Material Characterization and Replication
Old San Juan Walls
In the early 1500s the battery and tower that would become El Morro Castle protected the San Juan harbor and provided some refuge for the people of San Juan during attacks, however it did not provide any defence for the city itself. During the English attack and occupation of 1598 and the Dutch attack of 1625, much of San Juan was destroyed. The building of the wall started after the Dutch attack and by 1790 it completely encircled the city and the three mile-long city wall became a key part of San Juan's fortifications.
San Juan, Puerto Rico
Architect & Date
Spanish Colonial Walls
ICR conducted on-site sampling of representative substrates and surface finishes followed by extensive laboratory analysis and testing.
Material characterization and replication of historic stucco:
On site sampling of representative substrates and surface finishes
Microscopic examination, gravimetric analysis and chemical spot testing of samples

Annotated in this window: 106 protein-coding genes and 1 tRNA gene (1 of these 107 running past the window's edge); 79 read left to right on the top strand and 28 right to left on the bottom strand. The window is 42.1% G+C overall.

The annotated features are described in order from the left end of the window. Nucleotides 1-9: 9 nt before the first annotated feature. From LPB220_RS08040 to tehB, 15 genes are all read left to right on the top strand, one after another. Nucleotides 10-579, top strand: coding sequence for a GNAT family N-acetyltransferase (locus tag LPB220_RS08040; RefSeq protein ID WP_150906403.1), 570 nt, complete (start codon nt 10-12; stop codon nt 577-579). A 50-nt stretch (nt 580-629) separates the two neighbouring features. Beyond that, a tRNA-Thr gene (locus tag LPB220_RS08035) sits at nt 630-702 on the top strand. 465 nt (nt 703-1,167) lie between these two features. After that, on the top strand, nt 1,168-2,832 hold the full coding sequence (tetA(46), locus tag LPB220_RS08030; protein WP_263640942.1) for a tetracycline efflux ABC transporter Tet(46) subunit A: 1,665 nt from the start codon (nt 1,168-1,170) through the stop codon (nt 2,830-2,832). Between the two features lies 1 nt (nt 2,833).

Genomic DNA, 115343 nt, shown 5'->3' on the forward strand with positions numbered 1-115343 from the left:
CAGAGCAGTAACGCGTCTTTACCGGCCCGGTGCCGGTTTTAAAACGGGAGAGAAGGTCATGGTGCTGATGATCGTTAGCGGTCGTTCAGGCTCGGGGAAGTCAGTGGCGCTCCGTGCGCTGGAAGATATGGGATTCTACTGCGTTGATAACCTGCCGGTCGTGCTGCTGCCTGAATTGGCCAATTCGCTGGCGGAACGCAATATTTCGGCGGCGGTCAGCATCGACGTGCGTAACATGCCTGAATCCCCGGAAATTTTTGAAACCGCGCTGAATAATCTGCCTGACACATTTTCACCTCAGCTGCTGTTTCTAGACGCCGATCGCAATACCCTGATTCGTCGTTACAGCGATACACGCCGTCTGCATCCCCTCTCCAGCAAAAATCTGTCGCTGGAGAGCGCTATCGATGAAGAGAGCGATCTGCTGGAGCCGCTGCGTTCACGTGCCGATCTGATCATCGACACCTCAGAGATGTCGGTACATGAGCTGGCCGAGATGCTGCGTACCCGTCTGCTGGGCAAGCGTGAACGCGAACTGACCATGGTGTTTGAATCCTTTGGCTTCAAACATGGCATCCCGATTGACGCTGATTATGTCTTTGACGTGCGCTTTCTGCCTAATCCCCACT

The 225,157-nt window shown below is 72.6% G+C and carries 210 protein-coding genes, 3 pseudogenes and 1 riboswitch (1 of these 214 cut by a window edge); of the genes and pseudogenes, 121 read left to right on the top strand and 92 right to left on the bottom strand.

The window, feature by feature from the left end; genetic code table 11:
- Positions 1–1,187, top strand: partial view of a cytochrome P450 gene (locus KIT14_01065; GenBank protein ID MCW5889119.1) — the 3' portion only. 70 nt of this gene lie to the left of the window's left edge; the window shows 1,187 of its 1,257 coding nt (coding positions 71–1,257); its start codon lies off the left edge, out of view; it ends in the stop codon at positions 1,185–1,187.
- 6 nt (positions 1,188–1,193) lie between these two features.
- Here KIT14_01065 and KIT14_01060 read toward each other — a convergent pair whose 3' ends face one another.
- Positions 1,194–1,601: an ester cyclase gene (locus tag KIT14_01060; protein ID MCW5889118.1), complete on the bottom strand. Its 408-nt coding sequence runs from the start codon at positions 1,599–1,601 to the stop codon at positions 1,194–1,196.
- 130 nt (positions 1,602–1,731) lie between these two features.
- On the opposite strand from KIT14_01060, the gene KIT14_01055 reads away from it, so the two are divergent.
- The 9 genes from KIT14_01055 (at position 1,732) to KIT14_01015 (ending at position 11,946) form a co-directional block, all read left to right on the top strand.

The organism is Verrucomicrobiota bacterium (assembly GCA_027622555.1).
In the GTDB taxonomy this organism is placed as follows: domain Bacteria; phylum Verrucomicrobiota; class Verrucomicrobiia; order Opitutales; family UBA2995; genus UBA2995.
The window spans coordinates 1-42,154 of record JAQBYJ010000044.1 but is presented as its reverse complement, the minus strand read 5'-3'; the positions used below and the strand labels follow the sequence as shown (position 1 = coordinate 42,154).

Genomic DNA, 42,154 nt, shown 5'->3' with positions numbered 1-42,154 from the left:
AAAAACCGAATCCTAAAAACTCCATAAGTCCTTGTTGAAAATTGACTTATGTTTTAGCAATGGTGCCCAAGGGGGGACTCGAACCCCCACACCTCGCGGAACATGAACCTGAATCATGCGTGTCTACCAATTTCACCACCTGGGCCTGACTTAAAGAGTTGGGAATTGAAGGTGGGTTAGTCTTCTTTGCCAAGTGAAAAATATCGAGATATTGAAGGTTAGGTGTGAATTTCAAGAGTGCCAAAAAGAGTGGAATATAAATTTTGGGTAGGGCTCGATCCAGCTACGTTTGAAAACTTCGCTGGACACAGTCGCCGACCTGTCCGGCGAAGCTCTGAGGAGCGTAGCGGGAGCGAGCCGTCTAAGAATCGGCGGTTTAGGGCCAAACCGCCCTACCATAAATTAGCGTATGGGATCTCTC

Coordination & interpretation of material analyses including: polarized light microscopy, fluorescence microscopy, infrared microscopy, scanning electron microscopy, and x-ray energy-dispersive spectrometry
Development of replication mixes of several historic finishes
Material characterization of over one hundred samples was performed for the overall documentation and interpretation of the masonry which makes up the Spanish Colonial Walls of Old San Juan, Puerto Rico. Many portions of these walls were constructed of tabby, an early version of cement.
ICR then conducted microscopic examination, gravimetric analysis, and chemical spot testing of samples and coordinated and interpreted material analyses: polarized light microscopy, fluorescence and infrared microscopy, and SEM-EDX.
The information gained from the materials analysis was used to create compatible replication mixes of the different historic stuccos and cement types for use as repair materials in future conservation campaigns. In-situ mock-ups were conducted to test the field performance of the replication materials. The laboratory mixes were then adjusted to compensate for differences in materials used and site conditions. Application techniques were also tested so final conservation materials and methods could be developed.